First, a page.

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Spain's daily death figure up slightly but recoveries continue to outnumber new cases

A health worker takes a sample for a Covid-19 test outside Malaga's Hospital Civil.
A health worker takes a sample for a Covid-19 test outside Malaga's Hospital Civil. / Ñito Salas
  • Six of the 378 deaths reported on Saturday were in the province of Malaga, where the increase in new cases was 170

Figures reported on Saturday show that the coronavirus pandemic continues to slow in Spain. For the second day running the number of deaths reported in the daily news conference was below the 400 mark.

The figure was slightly higher than the previous day's however, with 378 deaths reported, while Friday's figure was 367, the lowest since 22 March.

Saturday's figures puts the daily fatality increase at 1.6%, half the rate reported two weeks ago.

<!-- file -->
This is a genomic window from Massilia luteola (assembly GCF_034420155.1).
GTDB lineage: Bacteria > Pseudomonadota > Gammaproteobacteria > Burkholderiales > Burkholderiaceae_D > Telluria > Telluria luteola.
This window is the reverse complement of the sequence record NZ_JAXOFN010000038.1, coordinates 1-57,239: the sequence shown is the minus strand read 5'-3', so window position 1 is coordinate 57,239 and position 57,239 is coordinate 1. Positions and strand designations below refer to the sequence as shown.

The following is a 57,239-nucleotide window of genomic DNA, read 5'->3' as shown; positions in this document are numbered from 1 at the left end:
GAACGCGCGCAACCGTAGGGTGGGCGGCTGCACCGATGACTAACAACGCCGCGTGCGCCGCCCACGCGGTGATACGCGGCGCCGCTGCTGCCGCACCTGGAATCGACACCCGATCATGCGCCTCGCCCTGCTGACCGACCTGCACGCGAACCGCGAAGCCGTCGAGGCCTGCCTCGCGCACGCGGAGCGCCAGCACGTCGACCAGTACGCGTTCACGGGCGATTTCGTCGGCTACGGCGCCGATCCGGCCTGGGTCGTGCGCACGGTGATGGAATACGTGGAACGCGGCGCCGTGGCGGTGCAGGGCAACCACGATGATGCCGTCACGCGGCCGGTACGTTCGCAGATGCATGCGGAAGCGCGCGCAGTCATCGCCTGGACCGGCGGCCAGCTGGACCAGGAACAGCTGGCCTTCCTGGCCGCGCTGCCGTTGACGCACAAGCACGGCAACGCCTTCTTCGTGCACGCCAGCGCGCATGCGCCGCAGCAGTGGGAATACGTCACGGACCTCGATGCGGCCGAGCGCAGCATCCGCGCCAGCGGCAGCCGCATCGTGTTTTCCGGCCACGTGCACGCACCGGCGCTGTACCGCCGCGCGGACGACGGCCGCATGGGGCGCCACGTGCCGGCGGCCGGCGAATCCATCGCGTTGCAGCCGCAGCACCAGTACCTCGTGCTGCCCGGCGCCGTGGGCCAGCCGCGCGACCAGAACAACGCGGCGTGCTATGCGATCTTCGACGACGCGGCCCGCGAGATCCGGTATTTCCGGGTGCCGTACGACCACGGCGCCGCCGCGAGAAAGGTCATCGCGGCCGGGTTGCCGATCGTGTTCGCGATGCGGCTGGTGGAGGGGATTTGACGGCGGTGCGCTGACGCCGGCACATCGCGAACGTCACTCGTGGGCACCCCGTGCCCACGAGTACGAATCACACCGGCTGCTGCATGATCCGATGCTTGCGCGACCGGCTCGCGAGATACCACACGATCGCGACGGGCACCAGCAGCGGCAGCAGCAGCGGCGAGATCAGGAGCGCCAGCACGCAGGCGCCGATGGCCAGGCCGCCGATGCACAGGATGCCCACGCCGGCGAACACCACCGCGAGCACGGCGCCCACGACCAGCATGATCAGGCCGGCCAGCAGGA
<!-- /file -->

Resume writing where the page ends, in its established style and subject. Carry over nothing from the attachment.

The total number of fatalities with Covid-19 in Spain is now at 22,902, the third highest in the world after the US and Italy.

The daily increase in new cases of infection was higher on Saturday, at 2,944, as opposed to the 2,796 cases reported on Friday.

Spain's total case figures are now at 205,905, considering just PCR test positives; and 223,759, including PCR and the faster serological tests carried out on symptom-free individuals.

For the second day running the increase in patients being given the all-clear - 3,353 - was higher than the new case figure.

Malaga

In Malaga province Saturday's figures were worse than Friday's in terms of confirmed deaths and new cases.

Six new Covid-19 deaths were reported, two more than on Friday, taking the total for Malaga province to 247.

New cases counted on Saturday in the province were 170, 72 more than the previous day, reaching a total of 3,009. The rise could be put down to more tests being carried out.

In Malaga the number of confirmed Covid-19 recoveries was at 1,189 on Saturday, with 70 more all-clears in the last 24 hours.

Thirty-five patients were in intensive care with coronavirus on Saturday in Malaga province, five fewer than on Friday.